The Generalist Specialist: Why Homo Sapiens Succeeded

By Gemma Tarlach | July 30, 2018 10:00 am
The generalist specialist, Homo sapiens (left) survived but all other hominins, including Neanderthals (right) are now extinct. Researchers say early humans' unique ecological niche may have made the difference. (Credit: Wikimedia Commons)

Being a generalist specialist, a unique niche, is the hallmark of our species, say researchers — and the reason Homo sapiens (left) are still around but other hominins, including Neanderthals (right), are not. (Credit: Wikimedia Commons)

Some animals are jacks of all trades, some masters of one. Homo sapiens, argues a provocative new commentary, are an evolutionary success story because our ancestors pulled off a unique feat: being masterly jacks of all trades. But is this ecological niche, the generalist specialist, the real reason our species is the last hominin standing?

When paleoanthropologists and archaeologists define what makes our species unique, they usually focus on our use of symbolism and language, as well as our skills in social networking (long before Facebook) and technological innovation. Those arguments for human exceptionalism have been challenged in recent years, however, as researchers have uncovered evidence that other members of the genus Homo, notably Neanderthals, were capable of similar cognitive processes, from artistic expression to producing fire at will.

But maybe, say two researchers, we got it wrong. What defines our species, and has allowed H. sapiens to survive and even thrive after all other hominins went extinct, is not about making better stone projectiles, or networking, or sprucing up the cave walls with a little ochre artwork. We’re the last hominins on Earth because we’re really good at adapting to a huge range of environments, including the extreme.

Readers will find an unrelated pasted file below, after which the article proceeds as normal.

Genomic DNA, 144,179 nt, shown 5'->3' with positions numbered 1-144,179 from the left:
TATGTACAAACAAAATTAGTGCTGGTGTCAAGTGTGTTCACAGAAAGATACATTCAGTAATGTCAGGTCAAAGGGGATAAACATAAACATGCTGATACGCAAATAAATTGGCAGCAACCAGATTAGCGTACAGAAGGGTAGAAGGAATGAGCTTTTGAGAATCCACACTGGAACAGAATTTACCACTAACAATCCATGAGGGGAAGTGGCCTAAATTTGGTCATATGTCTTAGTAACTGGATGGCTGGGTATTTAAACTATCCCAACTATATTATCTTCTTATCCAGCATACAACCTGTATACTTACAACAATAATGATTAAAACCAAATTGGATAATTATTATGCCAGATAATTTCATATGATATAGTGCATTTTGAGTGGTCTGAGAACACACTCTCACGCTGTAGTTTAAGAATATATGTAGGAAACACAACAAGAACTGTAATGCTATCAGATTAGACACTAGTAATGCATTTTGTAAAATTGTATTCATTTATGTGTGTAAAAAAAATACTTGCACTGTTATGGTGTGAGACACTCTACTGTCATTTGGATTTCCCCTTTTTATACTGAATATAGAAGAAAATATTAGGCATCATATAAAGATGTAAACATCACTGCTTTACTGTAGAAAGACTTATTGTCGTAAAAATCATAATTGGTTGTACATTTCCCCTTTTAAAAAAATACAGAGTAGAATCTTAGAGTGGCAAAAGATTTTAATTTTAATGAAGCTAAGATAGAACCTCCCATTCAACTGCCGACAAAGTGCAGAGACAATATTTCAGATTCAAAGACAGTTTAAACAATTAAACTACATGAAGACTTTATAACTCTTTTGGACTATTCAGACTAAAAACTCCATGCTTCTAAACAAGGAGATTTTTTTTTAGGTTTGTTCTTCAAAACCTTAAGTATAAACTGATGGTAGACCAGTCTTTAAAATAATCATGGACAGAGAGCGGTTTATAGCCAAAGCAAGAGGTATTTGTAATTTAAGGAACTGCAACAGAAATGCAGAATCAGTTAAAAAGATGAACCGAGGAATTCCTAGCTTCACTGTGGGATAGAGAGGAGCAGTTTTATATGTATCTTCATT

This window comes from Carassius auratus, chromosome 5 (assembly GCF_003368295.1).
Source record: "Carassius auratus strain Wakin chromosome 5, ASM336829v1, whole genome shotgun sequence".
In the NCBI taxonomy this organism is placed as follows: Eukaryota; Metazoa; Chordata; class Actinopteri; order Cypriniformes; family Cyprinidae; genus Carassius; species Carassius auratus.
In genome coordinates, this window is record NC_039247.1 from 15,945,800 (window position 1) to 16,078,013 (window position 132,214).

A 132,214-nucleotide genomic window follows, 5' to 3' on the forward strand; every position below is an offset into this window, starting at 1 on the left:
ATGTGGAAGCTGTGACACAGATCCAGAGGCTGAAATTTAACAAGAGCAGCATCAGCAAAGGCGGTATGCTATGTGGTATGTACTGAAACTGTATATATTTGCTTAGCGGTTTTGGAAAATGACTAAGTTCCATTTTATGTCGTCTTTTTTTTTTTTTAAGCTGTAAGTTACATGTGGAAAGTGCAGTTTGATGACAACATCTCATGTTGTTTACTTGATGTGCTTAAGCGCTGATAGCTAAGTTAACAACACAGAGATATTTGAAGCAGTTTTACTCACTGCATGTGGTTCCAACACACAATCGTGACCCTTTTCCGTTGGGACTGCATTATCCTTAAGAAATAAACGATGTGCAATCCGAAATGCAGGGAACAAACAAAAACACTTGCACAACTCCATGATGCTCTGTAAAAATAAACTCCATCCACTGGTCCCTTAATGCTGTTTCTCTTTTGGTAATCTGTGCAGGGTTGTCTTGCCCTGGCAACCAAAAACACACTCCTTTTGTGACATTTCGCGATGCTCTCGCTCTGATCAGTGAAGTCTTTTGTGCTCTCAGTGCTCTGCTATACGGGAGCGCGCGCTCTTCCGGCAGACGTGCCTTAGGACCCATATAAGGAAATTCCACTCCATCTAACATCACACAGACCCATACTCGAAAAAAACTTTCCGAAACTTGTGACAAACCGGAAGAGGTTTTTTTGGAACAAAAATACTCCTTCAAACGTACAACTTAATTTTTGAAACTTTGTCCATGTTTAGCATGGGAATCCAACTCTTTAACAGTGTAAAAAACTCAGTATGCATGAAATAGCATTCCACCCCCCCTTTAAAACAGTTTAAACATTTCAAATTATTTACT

Over The River And Through The Woods (And The Tundra, And The Desert…)

To make their case, researchers mapped out the likely ranges of archaic members of the genus Homo according to current fossil, paleoenviromental and archaeological evidence. Being a fan of the scientific method, I think it’s worth noting here that this map almost certainly will change as new finds turn up. But for now, working with the best body of evidence we’ve got, it’s clear that early H. sapiens, once they left Africa, seemed to explode across the Old World, moving into territory previously occupied by one or at most two other hominin species.

Map of the potential distribution of archaic hominins, including H. erectus, H. floresiensis, H. neanderthalenesis, Denisovans and archaic African hominins, in the Old World at the time of the evolution and dispersal of H. sapiens between approximately 300 and 60 thousand years ago. CREDIT Roberts and Stewart. 2018. Defining the 'generalist specialist' niche for Pleistocene Homo sapiens. Nature Human Behaviour. 10.1038/s41562-018-0394-4.